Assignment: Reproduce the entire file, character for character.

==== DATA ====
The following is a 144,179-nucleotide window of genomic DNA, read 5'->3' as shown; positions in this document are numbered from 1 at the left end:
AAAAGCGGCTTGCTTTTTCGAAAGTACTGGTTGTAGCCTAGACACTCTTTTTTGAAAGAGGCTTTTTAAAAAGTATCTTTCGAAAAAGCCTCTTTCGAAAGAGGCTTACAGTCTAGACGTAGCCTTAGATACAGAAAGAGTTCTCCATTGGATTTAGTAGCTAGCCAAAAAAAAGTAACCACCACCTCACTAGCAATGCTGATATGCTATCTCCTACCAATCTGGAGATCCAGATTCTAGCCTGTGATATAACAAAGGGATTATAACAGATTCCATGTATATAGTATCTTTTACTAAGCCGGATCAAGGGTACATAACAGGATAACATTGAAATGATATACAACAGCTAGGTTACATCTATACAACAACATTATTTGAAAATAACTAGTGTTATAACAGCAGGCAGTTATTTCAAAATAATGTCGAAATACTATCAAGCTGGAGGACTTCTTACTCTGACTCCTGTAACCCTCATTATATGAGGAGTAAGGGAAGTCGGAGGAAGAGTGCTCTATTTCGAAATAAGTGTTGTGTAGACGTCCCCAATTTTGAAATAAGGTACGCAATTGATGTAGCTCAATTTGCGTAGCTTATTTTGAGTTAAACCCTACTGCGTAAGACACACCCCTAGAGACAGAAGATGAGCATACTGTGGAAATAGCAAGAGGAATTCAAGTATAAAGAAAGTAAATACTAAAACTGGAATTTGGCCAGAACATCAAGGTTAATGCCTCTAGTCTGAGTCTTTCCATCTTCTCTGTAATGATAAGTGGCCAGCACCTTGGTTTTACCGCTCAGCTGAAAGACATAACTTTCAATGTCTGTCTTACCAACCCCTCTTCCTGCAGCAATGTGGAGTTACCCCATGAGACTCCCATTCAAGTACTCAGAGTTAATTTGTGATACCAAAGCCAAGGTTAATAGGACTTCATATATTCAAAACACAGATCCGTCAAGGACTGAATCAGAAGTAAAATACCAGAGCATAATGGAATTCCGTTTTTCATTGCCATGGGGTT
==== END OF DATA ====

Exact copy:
The following is a 144,179-nucleotide window of genomic DNA, read 5'->3' as shown; positions in this document are numbered from 1 at the left end:
AAAAGCGGCTTGCTTTTTCGAAAGTACTGGTTGTAGCCTAGACACTCTTTTTTGAAAGAGGCTTTTTAAAAAGTATCTTTCGAAAAAGCCTCTTTCGAAAGAGGCTTACAGTCTAGACGTAGCCTTAGATACAGAAAGAGTTCTCCATTGGATTTAGTAGCTAGCCAAAAAAAAGTAACCACCACCTCACTAGCAATGCTGATATGCTATCTCCTACCAATCTGGAGATCCAGATTCTAGCCTGTGATATAACAAAGGGATTATAACAGATTCCATGTATATAGTATCTTTTACTAAGCCGGATCAAGGGTACATAACAGGATAACATTGAAATGATATACAACAGCTAGGTTACATCTATACAACAACATTATTTGAAAATAACTAGTGTTATAACAGCAGGCAGTTATTTCAAAATAATGTCGAAATACTATCAAGCTGGAGGACTTCTTACTCTGACTCCTGTAACCCTCATTATATGAGGAGTAAGGGAAGTCGGAGGAAGAGTGCTCTATTTCGAAATAAGTGTTGTGTAGACGTCCCCAATTTTGAAATAAGGTACGCAATTGATGTAGCTCAATTTGCGTAGCTTATTTTGAGTTAAACCCTACTGCGTAAGACACACCCCTAGAGACAGAAGATGAGCATACTGTGGAAATAGCAAGAGGAATTCAAGTATAAAGAAAGTAAATACTAAAACTGGAATTTGGCCAGAACATCAAGGTTAATGCCTCTAGTCTGAGTCTTTCCATCTTCTCTGTAATGATAAGTGGCCAGCACCTTGGTTTTACCGCTCAGCTGAAAGACATAACTTTCAATGTCTGTCTTACCAACCCCTCTTCCTGCAGCAATGTGGAGTTACCCCATGAGACTCCCATTCAAGTACTCAGAGTTAATTTGTGATACCAAAGCCAAGGTTAATAGGACTTCATATATTCAAAACACAGATCCGTCAAGGACTGAATCAGAAGTAAAATACCAGAGCATAATGGAATTCCGTTTTTCATTGCCATGGGGTT